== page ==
India’s crypto law creator, former Treasury Secretary Subhash Garg, dismissed the notion that banning “private cryptocurrencies” was a misnomer, while emphasizing the enormous potential of cryptocurrencies and blockchain technology.
Parliamentary discussions on a controversial cryptocurrency law have raised concerns about a crypto ban without clearly specifying the scope of the ban. As Cointelegraph reported, the announcement was followed by a panic sell-off among Indian investors. In an interview with local news channel News 18, Garg made it clear:
“[The description of the crypto bill] maybe a mistake. It would be wrong to say that private cryptocurrencies are banned and to inform the government about it. “
He believes the Indian government should develop a bill after discussing it with stakeholders and crypto investors. In addition, the bill proposes banning private cryptocurrencies without clarifying what the word “private” stands for.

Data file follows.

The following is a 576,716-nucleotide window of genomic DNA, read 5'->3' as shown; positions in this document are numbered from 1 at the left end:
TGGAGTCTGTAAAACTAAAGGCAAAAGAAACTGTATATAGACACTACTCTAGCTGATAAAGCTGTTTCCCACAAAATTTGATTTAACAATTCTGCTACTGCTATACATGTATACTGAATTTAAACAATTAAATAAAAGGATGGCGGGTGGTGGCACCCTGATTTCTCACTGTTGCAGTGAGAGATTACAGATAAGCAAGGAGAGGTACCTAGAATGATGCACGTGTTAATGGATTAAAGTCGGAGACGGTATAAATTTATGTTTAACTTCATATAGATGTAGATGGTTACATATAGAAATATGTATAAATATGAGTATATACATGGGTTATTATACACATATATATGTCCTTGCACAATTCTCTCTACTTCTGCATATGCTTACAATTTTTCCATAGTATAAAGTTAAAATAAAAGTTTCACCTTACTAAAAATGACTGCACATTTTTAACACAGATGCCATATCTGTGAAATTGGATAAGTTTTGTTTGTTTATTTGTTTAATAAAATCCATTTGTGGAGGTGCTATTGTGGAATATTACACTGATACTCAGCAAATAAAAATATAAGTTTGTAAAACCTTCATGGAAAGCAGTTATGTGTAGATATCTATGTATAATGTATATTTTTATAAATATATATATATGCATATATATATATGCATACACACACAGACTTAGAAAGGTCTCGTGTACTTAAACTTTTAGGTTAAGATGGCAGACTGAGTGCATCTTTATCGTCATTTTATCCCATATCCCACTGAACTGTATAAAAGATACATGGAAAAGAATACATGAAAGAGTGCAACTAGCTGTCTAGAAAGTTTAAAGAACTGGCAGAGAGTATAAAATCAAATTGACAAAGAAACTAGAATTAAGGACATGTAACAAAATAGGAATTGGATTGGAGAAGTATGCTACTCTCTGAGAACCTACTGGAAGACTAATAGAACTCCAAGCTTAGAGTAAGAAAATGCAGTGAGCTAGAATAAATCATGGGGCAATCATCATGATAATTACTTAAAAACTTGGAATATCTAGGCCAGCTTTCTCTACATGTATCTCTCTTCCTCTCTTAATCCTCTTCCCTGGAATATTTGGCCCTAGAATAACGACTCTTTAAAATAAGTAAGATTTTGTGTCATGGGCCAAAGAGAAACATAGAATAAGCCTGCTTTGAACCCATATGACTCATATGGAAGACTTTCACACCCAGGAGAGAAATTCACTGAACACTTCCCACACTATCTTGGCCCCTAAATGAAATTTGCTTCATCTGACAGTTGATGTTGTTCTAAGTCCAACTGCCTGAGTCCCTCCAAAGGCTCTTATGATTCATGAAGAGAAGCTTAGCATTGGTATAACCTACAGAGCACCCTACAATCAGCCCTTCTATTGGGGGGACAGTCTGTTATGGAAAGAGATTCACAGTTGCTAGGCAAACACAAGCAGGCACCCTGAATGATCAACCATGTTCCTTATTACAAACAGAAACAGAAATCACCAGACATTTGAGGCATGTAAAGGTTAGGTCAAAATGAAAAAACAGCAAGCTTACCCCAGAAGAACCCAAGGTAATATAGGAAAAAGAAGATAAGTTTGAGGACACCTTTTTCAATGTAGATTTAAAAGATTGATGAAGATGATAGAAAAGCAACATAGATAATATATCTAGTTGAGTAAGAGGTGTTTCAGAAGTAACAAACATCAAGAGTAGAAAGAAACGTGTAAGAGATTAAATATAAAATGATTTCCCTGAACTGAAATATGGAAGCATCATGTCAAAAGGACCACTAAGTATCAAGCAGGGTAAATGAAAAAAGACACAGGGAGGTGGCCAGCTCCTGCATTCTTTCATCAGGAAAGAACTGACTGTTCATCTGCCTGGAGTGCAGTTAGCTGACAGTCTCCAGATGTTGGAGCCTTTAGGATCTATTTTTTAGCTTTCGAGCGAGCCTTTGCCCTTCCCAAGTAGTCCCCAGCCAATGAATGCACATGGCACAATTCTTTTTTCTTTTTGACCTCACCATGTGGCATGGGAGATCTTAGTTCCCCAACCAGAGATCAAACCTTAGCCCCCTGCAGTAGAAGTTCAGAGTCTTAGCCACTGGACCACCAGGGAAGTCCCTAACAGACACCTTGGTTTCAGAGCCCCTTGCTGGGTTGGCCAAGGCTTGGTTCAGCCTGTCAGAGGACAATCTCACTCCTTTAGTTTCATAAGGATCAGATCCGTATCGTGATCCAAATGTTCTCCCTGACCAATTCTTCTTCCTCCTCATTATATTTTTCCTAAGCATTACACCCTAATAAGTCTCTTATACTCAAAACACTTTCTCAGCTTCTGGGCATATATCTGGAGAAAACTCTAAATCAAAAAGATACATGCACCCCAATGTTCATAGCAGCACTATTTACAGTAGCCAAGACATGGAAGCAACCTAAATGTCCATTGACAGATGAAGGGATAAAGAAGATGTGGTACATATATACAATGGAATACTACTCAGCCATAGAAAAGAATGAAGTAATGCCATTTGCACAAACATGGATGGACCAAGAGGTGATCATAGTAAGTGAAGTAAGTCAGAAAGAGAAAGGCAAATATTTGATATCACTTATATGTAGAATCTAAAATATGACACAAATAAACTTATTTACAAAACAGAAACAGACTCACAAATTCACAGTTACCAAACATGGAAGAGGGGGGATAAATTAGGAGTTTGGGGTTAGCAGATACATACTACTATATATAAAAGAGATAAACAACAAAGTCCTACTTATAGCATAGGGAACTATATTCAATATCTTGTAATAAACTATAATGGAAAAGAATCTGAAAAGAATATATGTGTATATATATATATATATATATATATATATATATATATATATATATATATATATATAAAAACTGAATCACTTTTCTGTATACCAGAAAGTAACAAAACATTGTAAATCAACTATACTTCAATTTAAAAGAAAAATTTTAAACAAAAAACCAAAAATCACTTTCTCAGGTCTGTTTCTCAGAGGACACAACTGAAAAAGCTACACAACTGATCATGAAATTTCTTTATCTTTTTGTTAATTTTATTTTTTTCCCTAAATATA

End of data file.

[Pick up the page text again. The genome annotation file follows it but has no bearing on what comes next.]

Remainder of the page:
As a result, the crypto community in India has self-interpreted two different versions of the bill’s agenda – one that contemplates a ban on all government-issued cryptocurrencies and the other that contemplates a ban on all government-issued cryptocurrencies that run on public blockchains like Bitcoin (BTC) and Ethereum (ETH).
Garg also pointed to a loophole in the classification of cryptocurrencies as assets after highlighting the vast ecosystem supported by disruptive technology. He also said that cryptocurrency exchanges have limited interests and do not represent the entire community:
“You don’t classify the wheat you produce or the clothes you produce as property. It is too easy to think of this as a property. “
In conclusion, Garg added that Central Bank Digital Currency (CBDC) initiatives are complex, especially in countries like India. According to him, the government must first address challenges, including the lack of smartphones and the issue of digital wallets.
Related: Singapore’s crypto exchange enters India amid regulatory uncertainty
The Indian crypto market continues to attract international players, most recently Coinstore, a Singaporean cryptocurrency exchange. As Cointelegraph reported, Coinstore has raised a $ 20 million fund to build three new offices in the region.
Speaking to Cointelegraph, a Coinstore spokesman hopes to develop an active crypto regulatory framework:
“Strict KYC processes, security requirements for exchanges and the gradual regulation of certain cryptocurrencies will of course protect Indian users and clarify their legitimacy for certain cryptocurrencies.”